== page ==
Animal keepers bullied the founder of a Pine County wildcat refuge and secretly entered her private residence to probe her computer for information, inspect her personal mail and joke about her bedside journal, court documents allege.
They also threatened Tammy Thies with violence, made offensive comments about board chairwoman Gail Plewacki and organized a donor revolt, attorney Kerri Nelson of Minneapolis wrote.
The account of the animal keepers’ alleged behavior comes in response to a whistleblower lawsuit filed in May by six former employees of the Wildcat Sanctuary, which Thies founded. The former employees claimed they were fired or forced to resign in a “startling example of unlawful retaliation” after they reported illegal activities to the organization’s board of directors.
The nonprofit sanctuary, near Sandstone, Minn., is Minnesota’s only refuge for abandoned big cats such as lions, tigers and cougars. It’s funded with private donations and closed to the public.
“Plaintiffs have collectively engaged in wrongful and threatening conduct toward the TWS board and staff, which make it inappropriate for TWS to employ them,” Nelson wrote, alleging the animal keepers began “ganging up” on Thies.
In addition to responding to the whistleblower lawsuit, Thies and the sanctuary also filed a countersuit against former lead animal keeper Trista Fischer and the five others that seeks monetary damages as well as a permanent injunction against their further contact with donors.
In response, Fischer and the others objected to being portrayed as bullies and denied allegations of threatening anybody and failing to comply with sanctuary policies, court records show.
“TWS’s own conduct, acts, omissions or negligence caused or contributed to the damages, if any, it alleges that it sustained,” wrote Minneapolis attorney Craig Brandt, who represents them.
Some of the plaintiffs acknowledge that they entered Thies’ private home but did so with permission, according to court records. She had told several employees that she was feeling “suicidal and homicidal” and disclosed that she kept a sanctuary-owned handgun beside her bed, the records said.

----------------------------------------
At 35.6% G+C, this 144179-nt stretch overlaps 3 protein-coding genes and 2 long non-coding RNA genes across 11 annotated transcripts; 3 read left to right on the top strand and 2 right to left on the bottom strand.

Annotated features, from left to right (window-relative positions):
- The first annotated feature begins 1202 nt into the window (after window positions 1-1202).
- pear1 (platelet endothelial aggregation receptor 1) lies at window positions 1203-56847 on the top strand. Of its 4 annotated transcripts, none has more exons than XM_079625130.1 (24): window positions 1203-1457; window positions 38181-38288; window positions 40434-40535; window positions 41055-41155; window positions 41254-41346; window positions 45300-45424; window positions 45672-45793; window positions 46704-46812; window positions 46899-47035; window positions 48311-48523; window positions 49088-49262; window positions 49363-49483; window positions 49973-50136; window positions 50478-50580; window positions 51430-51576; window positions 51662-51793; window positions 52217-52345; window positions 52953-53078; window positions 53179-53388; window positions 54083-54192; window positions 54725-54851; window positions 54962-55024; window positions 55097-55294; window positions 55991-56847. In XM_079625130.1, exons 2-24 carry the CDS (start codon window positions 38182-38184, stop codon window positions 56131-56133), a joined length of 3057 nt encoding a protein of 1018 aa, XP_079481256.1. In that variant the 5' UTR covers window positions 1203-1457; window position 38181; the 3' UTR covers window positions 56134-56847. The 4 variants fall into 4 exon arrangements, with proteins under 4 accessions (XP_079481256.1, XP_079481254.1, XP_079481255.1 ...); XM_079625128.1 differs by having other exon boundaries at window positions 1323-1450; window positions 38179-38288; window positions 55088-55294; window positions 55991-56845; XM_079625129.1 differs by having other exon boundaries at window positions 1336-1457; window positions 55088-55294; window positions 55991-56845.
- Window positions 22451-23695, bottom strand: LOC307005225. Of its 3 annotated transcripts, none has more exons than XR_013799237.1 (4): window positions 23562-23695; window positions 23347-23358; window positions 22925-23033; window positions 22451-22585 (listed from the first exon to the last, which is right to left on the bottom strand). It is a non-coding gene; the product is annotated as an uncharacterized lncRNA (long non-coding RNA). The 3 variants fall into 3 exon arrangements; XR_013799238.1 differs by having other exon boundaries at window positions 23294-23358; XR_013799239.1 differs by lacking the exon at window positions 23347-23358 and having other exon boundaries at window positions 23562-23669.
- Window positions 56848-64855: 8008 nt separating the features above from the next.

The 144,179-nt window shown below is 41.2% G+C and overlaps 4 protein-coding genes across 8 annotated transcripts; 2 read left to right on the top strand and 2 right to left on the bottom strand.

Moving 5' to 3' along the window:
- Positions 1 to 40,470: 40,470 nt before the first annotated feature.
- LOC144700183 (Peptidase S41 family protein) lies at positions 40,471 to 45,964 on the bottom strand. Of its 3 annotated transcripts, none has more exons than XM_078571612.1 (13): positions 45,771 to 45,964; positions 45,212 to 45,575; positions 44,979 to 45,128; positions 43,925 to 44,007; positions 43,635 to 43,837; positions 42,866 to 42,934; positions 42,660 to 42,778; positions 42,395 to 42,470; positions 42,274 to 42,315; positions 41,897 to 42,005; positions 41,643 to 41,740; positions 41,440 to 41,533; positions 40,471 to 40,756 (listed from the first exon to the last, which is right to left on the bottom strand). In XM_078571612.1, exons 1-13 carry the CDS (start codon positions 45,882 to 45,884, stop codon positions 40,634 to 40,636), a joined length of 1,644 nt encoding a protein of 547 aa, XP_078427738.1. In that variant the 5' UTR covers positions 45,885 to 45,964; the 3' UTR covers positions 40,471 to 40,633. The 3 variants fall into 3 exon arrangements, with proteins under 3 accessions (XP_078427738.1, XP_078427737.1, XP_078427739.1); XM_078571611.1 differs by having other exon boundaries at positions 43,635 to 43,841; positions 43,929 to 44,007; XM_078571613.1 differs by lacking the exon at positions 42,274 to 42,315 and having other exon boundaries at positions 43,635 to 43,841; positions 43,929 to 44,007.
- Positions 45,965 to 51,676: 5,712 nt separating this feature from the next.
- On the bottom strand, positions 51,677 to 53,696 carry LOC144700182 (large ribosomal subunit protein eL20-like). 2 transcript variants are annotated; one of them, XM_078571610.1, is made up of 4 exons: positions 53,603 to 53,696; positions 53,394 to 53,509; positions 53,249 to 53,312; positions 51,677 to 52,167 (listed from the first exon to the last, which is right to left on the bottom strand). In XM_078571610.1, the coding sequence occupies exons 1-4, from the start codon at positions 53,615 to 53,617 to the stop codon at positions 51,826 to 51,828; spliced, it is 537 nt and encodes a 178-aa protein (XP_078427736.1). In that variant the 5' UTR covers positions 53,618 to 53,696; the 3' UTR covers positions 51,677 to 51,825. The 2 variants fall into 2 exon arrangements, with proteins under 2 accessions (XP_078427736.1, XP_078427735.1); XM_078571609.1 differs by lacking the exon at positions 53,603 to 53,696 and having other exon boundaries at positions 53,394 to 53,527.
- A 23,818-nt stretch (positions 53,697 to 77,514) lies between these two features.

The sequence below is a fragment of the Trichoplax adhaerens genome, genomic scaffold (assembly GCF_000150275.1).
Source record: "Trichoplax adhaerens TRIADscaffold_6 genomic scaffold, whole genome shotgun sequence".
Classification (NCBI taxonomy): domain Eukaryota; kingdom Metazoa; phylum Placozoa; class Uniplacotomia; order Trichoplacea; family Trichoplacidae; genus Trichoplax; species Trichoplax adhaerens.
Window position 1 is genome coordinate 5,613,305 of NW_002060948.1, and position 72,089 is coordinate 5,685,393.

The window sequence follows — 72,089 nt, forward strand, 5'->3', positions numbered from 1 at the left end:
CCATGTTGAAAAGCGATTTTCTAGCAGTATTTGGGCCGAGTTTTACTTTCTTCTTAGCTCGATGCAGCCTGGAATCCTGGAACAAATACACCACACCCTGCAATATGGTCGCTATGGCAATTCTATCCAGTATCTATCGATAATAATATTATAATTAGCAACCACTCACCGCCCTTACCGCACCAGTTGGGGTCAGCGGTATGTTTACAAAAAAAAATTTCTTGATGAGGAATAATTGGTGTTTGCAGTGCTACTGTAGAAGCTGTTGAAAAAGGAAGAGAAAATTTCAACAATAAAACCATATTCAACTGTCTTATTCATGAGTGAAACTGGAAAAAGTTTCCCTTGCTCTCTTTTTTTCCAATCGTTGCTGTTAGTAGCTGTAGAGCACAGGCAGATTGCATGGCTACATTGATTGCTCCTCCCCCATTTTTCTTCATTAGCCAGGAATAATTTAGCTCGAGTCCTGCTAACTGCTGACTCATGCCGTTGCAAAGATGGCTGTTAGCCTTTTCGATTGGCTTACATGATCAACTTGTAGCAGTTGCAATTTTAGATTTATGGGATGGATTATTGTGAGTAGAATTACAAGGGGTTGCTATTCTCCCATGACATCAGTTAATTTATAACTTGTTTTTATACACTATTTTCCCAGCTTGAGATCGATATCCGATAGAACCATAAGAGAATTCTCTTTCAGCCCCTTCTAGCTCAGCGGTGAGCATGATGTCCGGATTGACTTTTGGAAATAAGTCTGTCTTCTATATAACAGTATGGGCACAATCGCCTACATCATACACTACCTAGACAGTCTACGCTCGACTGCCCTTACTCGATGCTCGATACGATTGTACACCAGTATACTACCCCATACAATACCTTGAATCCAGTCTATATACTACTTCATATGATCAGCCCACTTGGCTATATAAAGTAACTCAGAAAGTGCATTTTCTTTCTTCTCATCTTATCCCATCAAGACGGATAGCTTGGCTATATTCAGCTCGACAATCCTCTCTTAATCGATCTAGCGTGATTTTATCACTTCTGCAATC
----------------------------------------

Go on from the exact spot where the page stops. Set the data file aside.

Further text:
They searched for the gun “out of a genuine concern for staff safety,” Brandt wrote. In doing so, he said, they came across notes Thies had made that “prominently mentioned” one or more of the plaintiffs.
The former employees’ suit was filed just weeks after a Minnesota attorney general’s report concluded Thies had spent thousands of dollars in sanctuary funds for personal use despite earlier public denials by Plewacki and two other board members.
The report said Thies spent hundreds of dollars for such items as underwear, movies, hair-removal products and sky-diving lessons for her husband, $550 in taxes for her house, $3,200 in propane to heat it and $4,900 for four years of cellphone service.
Evidence of “extensive use” of sanctuary credit cards for personal use and “double reimbursement” for some expenses was found, the attorney general’s office said. An agreement filed in court specified numerous conditions for the sanctuary to remain in nonprofit status, including hiring an outside auditor and filing regular reports with the attorney general’s office for five years.
However, the sanctuary “did not admit to any of the attorney general’s so-called ‘findings,’ ” according to court documents.
Besides Fischer, former employees who filed the suit are Alicia Kroll, Christine Dietsche, Christina Mastry, Natalie Warnacutt and Holly Whitney. They seek damages, including lost wages and benefits.